Remembering TCPaul, 2016-2019

Another Sad Attorney Story

Sort of following up on a post in OT about a seemingly succe cranky05/13/19
But law is prestigious. Do you really want to be a cop or te wearyattorney05/14/19
The economy is measured by how the best people are doing. Th superttthero05/14/19
I don’t think comparing people that can get into a top 100 wearyattorney05/14/19
"the economy is doing better than it has in 50 years" You dingbat05/14/19
That isn’t the only indicator that matters. The combinati wearyattorney05/14/19
What's the effective wage increase for the bottom 90% of US taxamnesty05/14/19
The last time I checked, real wages are back to 1978 (for ma imoothereforeim05/14/19
TITCR. Capital flows to China where labor is extremely chea wearyattorney05/14/19
Lowest 25 percent saw a 4.4 percent increase and the average wearyattorney05/14/19
Fake news ain't a real source. If that's the best they can c taxamnesty05/14/19
US worker is screwed because their is a labor surplus impose wearyattorney05/14/19
But it isn't. The EU and japan, while certainly not PERFECT, dopesmokeresquire05/14/19
Healthcare is a legitimate problem in this country that is d wearyattorney05/14/19
Good post. Good put. Every cocky college student who thinks cranky05/14/19
Boomer culture. The TV and other media tells the kid la wearyattorney05/14/19
To be fair at worst only about half of the lives are destroy taxamnesty05/14/19
Lol, I feel you. But some lemmings actually take that view wearyattorney05/14/19
In case someone missed this, I am just going to copy it belo heythere05/14/19
I am going to write a book soon about how to become an econo whiteguyinchina05/14/19
How can a US-trained lawyer who doesn't speak Korean earn $7 blackholelaw05/14/19
How would Americans with advanced degrees make $75,000 in Se brassica705/14/19
I vaguely remember somebody posting about a JD getting a uni cranky05/14/19

cranky (May 13, 2019 - 11:52 pm)

Sort of following up on a post in OT about a seemingly successful older attorney who took a gov't attorney job that pays $77k. So on a listserve, I noticed an older attorney added another office location in the same city where my office is located. Being nosy and on the lookout for office space, I googled the guy's address, and it turns out he's using his home address. Additionally, the home is a run down little dump in the poor part of town, and he's not even the owner. I don't know what law school this person went to because he doesn't have a website. It's sad because I have heard of him and didn't realize that he too must be one of those older struggling solos who's never going to be able to retire.

Then out of more curiosity, I googled a young attorney who had asked to intern with me a few years ago. He found a job with a solo, but the solo died recently. The young atty is probably doing doc review or something non-law related now.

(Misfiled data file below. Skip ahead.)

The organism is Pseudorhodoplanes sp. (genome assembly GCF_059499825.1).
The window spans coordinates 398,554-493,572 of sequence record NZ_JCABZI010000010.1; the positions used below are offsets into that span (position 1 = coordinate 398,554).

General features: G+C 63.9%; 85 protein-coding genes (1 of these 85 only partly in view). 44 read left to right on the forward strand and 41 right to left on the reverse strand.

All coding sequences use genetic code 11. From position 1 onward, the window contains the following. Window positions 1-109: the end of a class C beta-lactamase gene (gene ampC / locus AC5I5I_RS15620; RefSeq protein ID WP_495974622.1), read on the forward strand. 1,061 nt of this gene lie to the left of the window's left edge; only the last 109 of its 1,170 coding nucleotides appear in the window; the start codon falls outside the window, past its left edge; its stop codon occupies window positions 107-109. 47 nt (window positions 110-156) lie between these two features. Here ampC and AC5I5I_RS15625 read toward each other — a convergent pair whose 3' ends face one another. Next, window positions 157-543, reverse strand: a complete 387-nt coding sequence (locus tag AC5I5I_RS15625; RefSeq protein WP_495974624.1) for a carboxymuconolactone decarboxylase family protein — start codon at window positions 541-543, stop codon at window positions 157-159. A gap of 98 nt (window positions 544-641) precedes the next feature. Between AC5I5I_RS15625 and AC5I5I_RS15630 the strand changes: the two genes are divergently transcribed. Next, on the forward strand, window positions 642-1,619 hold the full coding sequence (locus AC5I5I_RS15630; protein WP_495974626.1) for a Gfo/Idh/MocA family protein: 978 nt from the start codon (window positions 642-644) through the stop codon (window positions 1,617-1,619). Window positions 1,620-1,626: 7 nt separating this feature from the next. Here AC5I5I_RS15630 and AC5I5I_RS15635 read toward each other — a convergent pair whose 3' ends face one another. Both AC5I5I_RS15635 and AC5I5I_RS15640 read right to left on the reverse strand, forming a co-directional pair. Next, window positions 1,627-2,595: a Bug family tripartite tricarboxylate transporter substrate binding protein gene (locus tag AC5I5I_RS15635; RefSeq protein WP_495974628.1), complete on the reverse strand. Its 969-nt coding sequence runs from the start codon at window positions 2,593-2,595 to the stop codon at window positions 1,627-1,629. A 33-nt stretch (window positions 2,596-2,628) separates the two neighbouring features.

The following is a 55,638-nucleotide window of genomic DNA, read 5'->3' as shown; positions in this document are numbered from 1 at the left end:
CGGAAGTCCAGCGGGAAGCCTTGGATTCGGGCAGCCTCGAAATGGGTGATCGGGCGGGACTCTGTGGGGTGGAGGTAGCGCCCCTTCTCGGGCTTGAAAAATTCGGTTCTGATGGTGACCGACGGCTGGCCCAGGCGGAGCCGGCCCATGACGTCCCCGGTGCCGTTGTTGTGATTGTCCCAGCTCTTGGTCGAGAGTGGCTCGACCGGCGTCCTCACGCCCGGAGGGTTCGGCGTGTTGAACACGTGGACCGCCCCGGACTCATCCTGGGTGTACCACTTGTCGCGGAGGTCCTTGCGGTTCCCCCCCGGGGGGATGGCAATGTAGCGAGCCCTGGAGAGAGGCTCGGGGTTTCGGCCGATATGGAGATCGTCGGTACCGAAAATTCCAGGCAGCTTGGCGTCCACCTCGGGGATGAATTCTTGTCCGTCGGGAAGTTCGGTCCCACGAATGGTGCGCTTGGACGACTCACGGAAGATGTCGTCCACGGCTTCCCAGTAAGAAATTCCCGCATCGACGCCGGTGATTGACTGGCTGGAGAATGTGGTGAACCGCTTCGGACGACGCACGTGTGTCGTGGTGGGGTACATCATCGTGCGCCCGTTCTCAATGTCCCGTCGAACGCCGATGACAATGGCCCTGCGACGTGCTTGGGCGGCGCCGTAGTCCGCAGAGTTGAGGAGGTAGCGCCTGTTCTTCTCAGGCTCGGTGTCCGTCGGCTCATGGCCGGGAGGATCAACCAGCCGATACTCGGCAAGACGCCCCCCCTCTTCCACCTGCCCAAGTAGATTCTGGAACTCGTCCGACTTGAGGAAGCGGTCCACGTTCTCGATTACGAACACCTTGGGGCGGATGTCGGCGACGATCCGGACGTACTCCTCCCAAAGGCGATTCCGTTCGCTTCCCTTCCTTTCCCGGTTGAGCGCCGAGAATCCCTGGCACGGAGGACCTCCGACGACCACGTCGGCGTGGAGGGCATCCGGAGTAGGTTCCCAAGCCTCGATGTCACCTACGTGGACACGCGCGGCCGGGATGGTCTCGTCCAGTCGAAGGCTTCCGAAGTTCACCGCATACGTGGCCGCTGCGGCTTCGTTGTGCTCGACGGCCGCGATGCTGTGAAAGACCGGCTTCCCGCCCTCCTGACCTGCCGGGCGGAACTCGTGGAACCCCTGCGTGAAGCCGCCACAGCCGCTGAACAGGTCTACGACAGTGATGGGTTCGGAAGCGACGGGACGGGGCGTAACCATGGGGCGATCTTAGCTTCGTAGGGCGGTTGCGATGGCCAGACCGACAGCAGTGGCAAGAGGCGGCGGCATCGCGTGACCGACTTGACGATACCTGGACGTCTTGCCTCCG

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wearyattorney (May 14, 2019 - 12:16 am)

But law is prestigious. Do you really want to be a cop or teacher making six figures with rock solid job security and retirement options or do you want to be a prestigious person with a law degree?

Also, as you know, the correct way to compare the merits of the legal profession in relation to other professions is to compare a 50 year old biglaw equity partner in New York City to a 22 year old fine arts teacher in Tulsa Oklahoma.

Your solos are an abberation. It’s much, much easier to gain admission to a reputable law school, graduate top of the class at said law school, obtain biglaw, and maintain biglaw for a decade, than it is to become a teacher in NYC, LA, Boston, Jersey or Chicago. The stats say so.

So please, let’s not compare apples to apples here, I want to compare apples to mangos.****


**** Law school professors gotta get paid yo!!!!! Get da money, get da money, get da money!!!!

On a serious note:

The economy is doing better than it has in 50 years, and Unemployment is at its lowest in 40 years. Despite this, the legal profession isn’t merely stating stagnant, it’s shrinking. It’s shrinking and there is still an over supply of about 10-15 thousand graduates a year. Automation, machine learning, and accelerated outsourcing are around the corner. We are also very overdue for a recession. It is going to be absolutely biblical when the recession happens.

I feel absolutely zero sympathy for anyone whose family does not have money and yet chooses to attend given current circumstances, but I am absolutely insatiably curious as to what is going to happen when the sh**t really hits the fan.

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superttthero (May 14, 2019 - 10:28 am)

The economy is measured by how the best people are doing. The job market for employees is terrible.

That our GDP is going up means little to the bottom 50% when their jobs are increasingly outsourced, automated and pay has been stagnant.

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wearyattorney (May 14, 2019 - 12:56 pm)